What Is Codification?


In legal practice, Codification refers to the procedure of recording the acts of a lawyer. Codification may be a precondition to a lawyer’s acceptance of an assignment or it may be the very procedure by which he accepts that assignment. In common parlance, however, it is generally understood to mean “to record in writing.” In law, codification is simply the procedure of compiling and recording the laws of a country, usually by area, formulating a legally binding codex of laws, i.e. a codex.

This procedure applies to all kinds of law: civil law, criminal law, family law, and even private litigations. Before lawyers begin their work in any area of law, they generally draft a Code of Professional Responsibility Conduct of Attorneys Code of Ethics. A Code of Professional Responsibility and Ethical Standards of Lawyers is essentially a set of rules and regulations designed to protect attorneys from unethical conduct. These documents also help to discipline lawyers from unethical behavior and ensure that lawyers remain honest in their practices. It also requires attorneys to be subject to disciplinary action in instances where they fail to comply with these ethical standards.

Codification also provides an important level of protection for clients. For instance, a court may require an attorney to record meetings in a proceeding. If no written record is maintained, a court will not have complete knowledge of meetings that took place between two attorneys. Such extraneous meetings, when they take place, may result in conflicts between attorneys that are irrelevant to the underlying case. Without codification, such extraneous meetings would likely not be recorded, and courts could not properly oversee such matters as non-disclosure agreements, attorney-client privilege and attorney work product.

Codification also ensures the uniformity of the legal system. In particular, codification provides a standardized system of terminology use. This uniformity improves the quality of legal communications. Uniform law creates a better-quality environment for litigation involving multiple parties. It also facilitates the interchange of information that is needed in legal disputes. For instance, cases dealing with business laws, real estate laws, family law and juvenile law often involve terminology that is unique among the various jurisdictions.

In some ways, lawyers have benefitted from the development of codification. This benefit has been particularly appreciated by bar associations. As a result of the uniformity of the legal record that codification affords, bar associations have been successful in developing standards of what constitutes proper recordkeeping. Bar associations have also been successful in preventing frivolous claims from being filed and in maintaining the standard of competence necessary for attorneys to serve their clients effectively. In addition, it has been found that, in some instances, attorneys have been prevented from providing certain services because of codification. For instance, in the case of divorce, the attorney may be prohibited from giving certain legal advice because of the nature of the case and because of the strict limitations placed on him or her by governing statutes.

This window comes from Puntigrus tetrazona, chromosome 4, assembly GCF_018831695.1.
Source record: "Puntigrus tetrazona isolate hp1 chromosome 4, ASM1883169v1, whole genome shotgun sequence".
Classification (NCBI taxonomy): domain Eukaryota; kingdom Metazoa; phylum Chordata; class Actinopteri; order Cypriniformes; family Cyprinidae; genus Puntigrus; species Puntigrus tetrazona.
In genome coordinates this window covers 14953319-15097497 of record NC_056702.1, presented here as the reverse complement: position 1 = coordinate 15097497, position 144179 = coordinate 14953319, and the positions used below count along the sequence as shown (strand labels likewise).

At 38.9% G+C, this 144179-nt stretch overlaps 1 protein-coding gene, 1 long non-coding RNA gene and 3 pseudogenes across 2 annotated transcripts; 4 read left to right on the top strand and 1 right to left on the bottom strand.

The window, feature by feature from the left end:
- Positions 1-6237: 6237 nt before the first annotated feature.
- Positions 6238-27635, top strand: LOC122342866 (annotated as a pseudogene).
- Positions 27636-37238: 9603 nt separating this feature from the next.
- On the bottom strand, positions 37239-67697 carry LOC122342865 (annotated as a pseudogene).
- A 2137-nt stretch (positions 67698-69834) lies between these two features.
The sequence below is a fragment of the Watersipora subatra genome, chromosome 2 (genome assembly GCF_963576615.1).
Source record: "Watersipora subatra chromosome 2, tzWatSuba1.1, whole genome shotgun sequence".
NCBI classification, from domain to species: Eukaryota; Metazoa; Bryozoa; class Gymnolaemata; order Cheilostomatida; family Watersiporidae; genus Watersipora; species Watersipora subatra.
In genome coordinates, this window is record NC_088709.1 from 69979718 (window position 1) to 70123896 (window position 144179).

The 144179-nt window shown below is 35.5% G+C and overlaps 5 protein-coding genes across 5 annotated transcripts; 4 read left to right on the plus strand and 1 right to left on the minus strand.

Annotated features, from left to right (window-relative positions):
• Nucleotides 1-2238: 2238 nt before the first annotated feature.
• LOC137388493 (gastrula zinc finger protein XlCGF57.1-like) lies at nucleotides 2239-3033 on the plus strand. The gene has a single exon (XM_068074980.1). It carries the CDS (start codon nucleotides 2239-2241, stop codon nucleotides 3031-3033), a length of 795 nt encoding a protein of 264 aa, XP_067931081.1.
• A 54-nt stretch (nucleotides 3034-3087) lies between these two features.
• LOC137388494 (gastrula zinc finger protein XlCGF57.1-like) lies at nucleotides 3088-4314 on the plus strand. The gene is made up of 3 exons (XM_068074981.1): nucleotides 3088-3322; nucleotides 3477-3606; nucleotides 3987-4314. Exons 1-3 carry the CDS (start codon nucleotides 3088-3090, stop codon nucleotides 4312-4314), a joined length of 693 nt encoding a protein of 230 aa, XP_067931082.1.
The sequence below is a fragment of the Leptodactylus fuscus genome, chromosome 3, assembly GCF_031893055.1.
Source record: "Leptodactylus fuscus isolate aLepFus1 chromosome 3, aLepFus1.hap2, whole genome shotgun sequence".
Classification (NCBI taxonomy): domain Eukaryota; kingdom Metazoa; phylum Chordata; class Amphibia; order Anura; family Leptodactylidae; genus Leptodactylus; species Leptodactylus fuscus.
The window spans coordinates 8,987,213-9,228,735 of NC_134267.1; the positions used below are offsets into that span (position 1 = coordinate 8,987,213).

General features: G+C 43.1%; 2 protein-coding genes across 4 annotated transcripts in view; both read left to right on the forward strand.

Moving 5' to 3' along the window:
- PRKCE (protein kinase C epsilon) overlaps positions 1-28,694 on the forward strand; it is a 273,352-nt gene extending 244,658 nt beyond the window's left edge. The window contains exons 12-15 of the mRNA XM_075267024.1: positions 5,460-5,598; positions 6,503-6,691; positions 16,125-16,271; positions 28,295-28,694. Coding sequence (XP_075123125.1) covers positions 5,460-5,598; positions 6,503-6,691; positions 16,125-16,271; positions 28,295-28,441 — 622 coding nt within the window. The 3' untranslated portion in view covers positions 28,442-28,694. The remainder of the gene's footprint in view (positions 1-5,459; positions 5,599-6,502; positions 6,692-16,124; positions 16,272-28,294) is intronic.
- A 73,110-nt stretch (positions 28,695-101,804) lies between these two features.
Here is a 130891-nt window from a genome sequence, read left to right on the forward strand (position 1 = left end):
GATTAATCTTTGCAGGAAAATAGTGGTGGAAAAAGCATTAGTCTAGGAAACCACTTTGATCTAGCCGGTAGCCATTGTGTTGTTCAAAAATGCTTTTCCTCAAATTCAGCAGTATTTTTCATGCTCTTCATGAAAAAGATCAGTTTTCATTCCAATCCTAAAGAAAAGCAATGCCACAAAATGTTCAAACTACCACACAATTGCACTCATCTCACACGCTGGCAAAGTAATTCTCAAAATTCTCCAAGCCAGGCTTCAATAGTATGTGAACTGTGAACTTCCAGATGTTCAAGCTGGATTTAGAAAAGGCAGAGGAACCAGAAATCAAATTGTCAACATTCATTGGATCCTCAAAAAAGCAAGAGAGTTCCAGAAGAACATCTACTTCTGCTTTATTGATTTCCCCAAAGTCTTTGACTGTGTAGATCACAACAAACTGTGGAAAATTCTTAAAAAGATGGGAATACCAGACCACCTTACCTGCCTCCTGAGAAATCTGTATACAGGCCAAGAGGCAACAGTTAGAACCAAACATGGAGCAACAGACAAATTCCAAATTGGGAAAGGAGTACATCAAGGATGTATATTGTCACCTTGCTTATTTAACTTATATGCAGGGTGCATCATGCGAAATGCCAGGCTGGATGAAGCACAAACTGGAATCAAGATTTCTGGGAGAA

Codification also has some disadvantages. One major disadvantage is that codification can be viewed by others as having an additional or added value beyond the practical utility. There are also inherent difficulties associated with the procedure for codifying records. These difficulties include time-consuming record retrieval from electronic databases and the difficulty of matching a template for a codifying statute to a specific jurisdiction. There are also difficulties inherent in the collection and retention of data and of indexing of the information.

Another concern that may be raised with what is codification, is the effect of such a procedure on the practice of law in other areas or for other professionals besides attorneys. The concern is that if there is a deviation from the original jurisdiction of the law, then the deviation could be considered as lawbreaking. Codification also alters the incentives that law has to offer its practitioners. For instance, once a case is codified, a party cannot subsequently litigate the same case using the same legal methods and arguments because that party’s activities would be deemed to be in violation of the new law.

What is codification also has some limitations regarding the protection of the individual’s rights that may be protected by law. In order for a person to seek codification, he or she must file an action in the appropriate jurisdiction. He or she must also abide by the laws of the jurisdiction in which the case was filed. This means that the person must also abide by the principles governing that jurisdiction. Moreover, it also means that an attorney who is attempting to obtain what is codification must first establish the jurisdiction of the court in which the case will be heard, before attempting to secure it.